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Bus Driver Requirements

Did you know that your school bus drivers are family, friends or neighbors in your community? They are not strangers driving children, but people that live right next to you. Once students get on the bus; the bus driver is responsible for their safety—to and from school.

Do you know the requirements to become a school bus driver in New York state? There is a lot more to it than just applying for the job. Drivers must have a Commercial Drivers License (CDL), class B, with a passenger (PS) endorsement. How does a driver get this special job and license? It just might surprise you. A potential school bus driver:

1)  Must be 21 years of age and already have a valid driver’s license for three or more years.

2) Study all the Division of Motor Vehicles (DMV) rules and regulations.

3) Pass a written exam to acquire a permit. (Fee involved)

4) Take lessons from a 19A* certified instructor behind the wheel for as long as it takes to operate and maneuver the bus safely.

5) Make an appointment and pass a road test with DMV. The driver pays for the license, which costs more than a normal license.

6) Pass a physical examination with a form stating they are fit from their doctor. A potential driver has to report any medications they are taking, even over-the-counter medication.

7) Pass a drug, alcohol and controlled substance test.

8) Provide three personal references. (The district will call and check references)

9) Have the DMV conduct a search of the driver’s past driving record.

10) Provide fingerprints for background checks conducted by the New York State Police Department. Prints are also sent to the FBI and Department of Criminal Justice where they are kept on file.

11) Take and pass a 30-hour safety course to get a certificate within the first year.

After reading these steps you might be thinking this sounds about right. School bus drivers are responsible for very special cargo – our children. But, wait, there’s more… Once a bus driver has their license there’s a never-ending process the driver must go through to keep it, including:

1) A bus driver’s license is checked every year with DMV. All accidents or tickets must be reported to their employer. Yes, what drivers do in their private vehicle counts too.

2) A driver has to pass a physical examination every year with a form stating they are fit from their doctor. A driver has to report any medications they are taking, even over the counter medication.

3) A driver has to go to a minimum of four hours of safety classes every year. This is to keep up with all the new rules and regulation that change all the time. In the past few years there has been a mainstreaming of children with special needs. All drivers need to know how to balance this successfully.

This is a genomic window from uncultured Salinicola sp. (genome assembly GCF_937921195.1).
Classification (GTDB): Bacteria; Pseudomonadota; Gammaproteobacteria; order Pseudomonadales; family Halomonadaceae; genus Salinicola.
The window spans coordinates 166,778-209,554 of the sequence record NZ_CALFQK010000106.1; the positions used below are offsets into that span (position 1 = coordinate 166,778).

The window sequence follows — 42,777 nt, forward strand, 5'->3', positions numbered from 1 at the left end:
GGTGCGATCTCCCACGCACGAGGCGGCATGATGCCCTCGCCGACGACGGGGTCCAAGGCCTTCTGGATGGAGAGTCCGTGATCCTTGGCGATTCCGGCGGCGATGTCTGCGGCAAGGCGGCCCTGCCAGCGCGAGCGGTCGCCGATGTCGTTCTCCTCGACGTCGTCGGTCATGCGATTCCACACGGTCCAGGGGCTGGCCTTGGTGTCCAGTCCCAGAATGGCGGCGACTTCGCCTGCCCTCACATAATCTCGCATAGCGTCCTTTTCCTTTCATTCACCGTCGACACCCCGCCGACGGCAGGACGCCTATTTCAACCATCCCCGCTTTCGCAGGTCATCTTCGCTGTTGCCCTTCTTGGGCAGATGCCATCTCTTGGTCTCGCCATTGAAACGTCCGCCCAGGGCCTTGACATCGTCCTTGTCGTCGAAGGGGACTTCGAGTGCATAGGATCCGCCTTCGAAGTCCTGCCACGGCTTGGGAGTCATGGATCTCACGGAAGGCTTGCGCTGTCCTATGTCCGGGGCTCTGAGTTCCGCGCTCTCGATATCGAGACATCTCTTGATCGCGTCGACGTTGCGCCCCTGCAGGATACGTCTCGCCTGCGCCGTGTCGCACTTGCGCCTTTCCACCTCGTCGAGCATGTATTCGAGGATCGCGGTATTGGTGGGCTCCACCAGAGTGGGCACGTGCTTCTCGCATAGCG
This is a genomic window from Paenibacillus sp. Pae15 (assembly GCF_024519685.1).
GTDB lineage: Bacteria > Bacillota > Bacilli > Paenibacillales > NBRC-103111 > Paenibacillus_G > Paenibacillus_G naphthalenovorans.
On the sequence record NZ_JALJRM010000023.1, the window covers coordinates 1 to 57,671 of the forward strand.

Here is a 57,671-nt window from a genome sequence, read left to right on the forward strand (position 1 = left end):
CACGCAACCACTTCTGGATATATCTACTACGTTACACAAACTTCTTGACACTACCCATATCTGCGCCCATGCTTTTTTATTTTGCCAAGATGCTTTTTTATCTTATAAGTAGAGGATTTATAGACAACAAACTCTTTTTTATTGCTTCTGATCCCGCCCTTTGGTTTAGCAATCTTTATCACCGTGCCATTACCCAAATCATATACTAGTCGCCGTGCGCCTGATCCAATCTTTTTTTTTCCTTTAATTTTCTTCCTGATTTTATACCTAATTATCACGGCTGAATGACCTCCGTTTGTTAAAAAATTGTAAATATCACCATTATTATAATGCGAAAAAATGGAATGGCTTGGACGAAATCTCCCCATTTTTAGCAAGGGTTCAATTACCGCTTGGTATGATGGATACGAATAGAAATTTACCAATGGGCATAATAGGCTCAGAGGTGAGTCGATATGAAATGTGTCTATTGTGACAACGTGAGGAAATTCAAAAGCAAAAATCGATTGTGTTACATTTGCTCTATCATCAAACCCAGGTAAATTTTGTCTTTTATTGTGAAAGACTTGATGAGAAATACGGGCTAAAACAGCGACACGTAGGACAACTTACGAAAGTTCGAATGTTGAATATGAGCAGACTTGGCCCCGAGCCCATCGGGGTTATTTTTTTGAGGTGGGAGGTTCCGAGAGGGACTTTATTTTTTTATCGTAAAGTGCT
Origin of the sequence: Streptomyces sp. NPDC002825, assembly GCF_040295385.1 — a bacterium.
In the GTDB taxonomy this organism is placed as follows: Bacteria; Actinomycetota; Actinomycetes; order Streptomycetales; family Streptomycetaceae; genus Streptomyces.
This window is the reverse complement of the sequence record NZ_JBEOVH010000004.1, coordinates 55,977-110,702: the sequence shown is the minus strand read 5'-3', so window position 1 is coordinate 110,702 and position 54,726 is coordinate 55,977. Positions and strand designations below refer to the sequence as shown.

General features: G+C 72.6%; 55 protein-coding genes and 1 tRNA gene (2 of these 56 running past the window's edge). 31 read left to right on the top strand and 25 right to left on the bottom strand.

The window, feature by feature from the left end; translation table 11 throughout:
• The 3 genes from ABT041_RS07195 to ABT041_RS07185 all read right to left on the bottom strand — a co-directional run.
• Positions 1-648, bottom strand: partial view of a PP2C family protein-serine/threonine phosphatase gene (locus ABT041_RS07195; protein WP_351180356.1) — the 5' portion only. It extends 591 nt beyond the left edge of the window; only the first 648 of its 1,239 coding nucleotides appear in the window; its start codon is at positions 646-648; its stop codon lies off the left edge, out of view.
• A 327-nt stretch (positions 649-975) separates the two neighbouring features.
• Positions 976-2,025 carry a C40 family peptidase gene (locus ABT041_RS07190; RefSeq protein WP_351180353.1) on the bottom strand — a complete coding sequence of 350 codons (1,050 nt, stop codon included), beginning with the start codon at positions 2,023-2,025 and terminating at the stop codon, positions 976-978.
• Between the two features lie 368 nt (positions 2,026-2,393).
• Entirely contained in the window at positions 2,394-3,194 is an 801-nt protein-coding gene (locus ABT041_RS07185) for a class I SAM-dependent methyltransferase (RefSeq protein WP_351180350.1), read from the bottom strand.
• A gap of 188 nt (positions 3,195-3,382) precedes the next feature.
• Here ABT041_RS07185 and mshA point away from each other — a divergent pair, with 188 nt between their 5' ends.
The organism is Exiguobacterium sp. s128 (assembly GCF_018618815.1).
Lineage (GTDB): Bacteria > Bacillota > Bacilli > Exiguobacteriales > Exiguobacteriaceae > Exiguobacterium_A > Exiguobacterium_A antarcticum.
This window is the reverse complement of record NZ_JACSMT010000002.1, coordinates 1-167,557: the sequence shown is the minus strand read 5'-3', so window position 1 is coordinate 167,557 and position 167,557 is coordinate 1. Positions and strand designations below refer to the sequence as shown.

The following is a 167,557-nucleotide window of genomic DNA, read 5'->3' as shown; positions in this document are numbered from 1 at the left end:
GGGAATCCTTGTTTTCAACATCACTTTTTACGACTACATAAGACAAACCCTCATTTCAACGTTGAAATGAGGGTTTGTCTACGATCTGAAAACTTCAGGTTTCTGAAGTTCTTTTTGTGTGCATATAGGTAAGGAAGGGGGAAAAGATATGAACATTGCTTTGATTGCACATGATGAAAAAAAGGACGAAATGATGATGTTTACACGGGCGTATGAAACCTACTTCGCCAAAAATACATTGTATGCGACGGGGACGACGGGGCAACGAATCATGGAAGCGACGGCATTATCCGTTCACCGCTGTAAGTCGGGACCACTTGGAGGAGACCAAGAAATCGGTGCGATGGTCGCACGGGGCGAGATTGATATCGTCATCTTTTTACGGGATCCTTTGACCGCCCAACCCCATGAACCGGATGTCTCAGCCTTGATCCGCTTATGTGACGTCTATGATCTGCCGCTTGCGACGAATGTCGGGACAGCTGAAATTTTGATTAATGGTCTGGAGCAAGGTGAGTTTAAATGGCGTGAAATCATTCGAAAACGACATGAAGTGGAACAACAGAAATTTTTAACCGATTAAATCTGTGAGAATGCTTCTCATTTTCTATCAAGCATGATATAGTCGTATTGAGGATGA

4) A driver is required to submit to unannounced drug, alcohol and controlled substance testing whenever asked. Right there on the spot. The tests are done randomly several times a year. If they already had something else planned or an appointment already made, it doesn’t matter.

5) A driver is taken out in a school bus to have defensive driving and performance checked by a 19A instructor. This is done at least once a year and must be passed in order to drive a school bus.

6) A driver must pass a written test bi-annually in order to drive a school bus.

7) A driver must pass a physical performance test bi-annually in order to drive a school bus.

8) A driver has to perform emergency evacuation drills three times a year with all their students.

9) A driver has to pre-trip and post-trip the school bus every time they drive. They have to report to a mechanic if they find anything wrong and make sure it is corrected. There is a work sheet called a DVIR they use to keep an accurate account of this information.

10) A driver has create and maintain a current list of their student passengers and directions for each of their routes every year.

11) Now, think about this… A big bus driver can have kindergarten through twelfth-grade students on their bus. Some drivers have more than an A.M. & P.M. run. On average there could be as many as 50 students on one school bus. Bus drivers learn all of their children’s names. A driver pays attention and learns to recognize family and caregivers. When they drop off the little ones they know someone is there. If no one is home the bus driver will bring the child back to the bus garage and stay with them until a parent or guardian picks them up. This is just one more aspect of a driver’s job.

*19A Certified Instructor: Most schools have a 19A instructor. They have additional training and testing to become 19A certified. They have to continually update every year to maintain this qualification. They are there to instruct, retest, and stay up-to-date on the current bus drivers every year

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